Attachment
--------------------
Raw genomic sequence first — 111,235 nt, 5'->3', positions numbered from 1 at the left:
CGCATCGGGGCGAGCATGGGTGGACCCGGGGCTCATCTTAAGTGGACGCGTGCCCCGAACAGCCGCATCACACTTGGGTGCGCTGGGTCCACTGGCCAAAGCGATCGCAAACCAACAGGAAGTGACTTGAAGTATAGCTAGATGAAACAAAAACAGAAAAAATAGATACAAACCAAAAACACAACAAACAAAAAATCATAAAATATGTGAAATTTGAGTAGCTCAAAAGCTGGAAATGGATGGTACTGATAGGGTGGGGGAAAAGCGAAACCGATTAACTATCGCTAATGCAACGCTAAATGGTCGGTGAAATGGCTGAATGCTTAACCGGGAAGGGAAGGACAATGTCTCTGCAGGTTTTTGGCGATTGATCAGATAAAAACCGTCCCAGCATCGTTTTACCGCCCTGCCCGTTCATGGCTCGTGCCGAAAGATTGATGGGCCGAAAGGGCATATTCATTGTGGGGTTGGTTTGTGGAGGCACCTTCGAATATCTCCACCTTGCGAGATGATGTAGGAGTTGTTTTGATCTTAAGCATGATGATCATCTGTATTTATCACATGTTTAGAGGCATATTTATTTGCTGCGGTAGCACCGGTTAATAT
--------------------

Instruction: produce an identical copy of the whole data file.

Raw genomic sequence first — 111,235 nt, 5'->3', positions numbered from 1 at the left:
CGCATCGGGGCGAGCATGGGTGGACCCGGGGCTCATCTTAAGTGGACGCGTGCCCCGAACAGCCGCATCACACTTGGGTGCGCTGGGTCCACTGGCCAAAGCGATCGCAAACCAACAGGAAGTGACTTGAAGTATAGCTAGATGAAACAAAAACAGAAAAAATAGATACAAACCAAAAACACAACAAACAAAAAATCATAAAATATGTGAAATTTGAGTAGCTCAAAAGCTGGAAATGGATGGTACTGATAGGGTGGGGGAAAAGCGAAACCGATTAACTATCGCTAATGCAACGCTAAATGGTCGGTGAAATGGCTGAATGCTTAACCGGGAAGGGAAGGACAATGTCTCTGCAGGTTTTTGGCGATTGATCAGATAAAAACCGTCCCAGCATCGTTTTACCGCCCTGCCCGTTCATGGCTCGTGCCGAAAGATTGATGGGCCGAAAGGGCATATTCATTGTGGGGTTGGTTTGTGGAGGCACCTTCGAATATCTCCACCTTGCGAGATGATGTAGGAGTTGTTTTGATCTTAAGCATGATGATCATCTGTATTTATCACATGTTTAGAGGCATATTTATTTGCTGCGGTAGCACCGGTTAATAT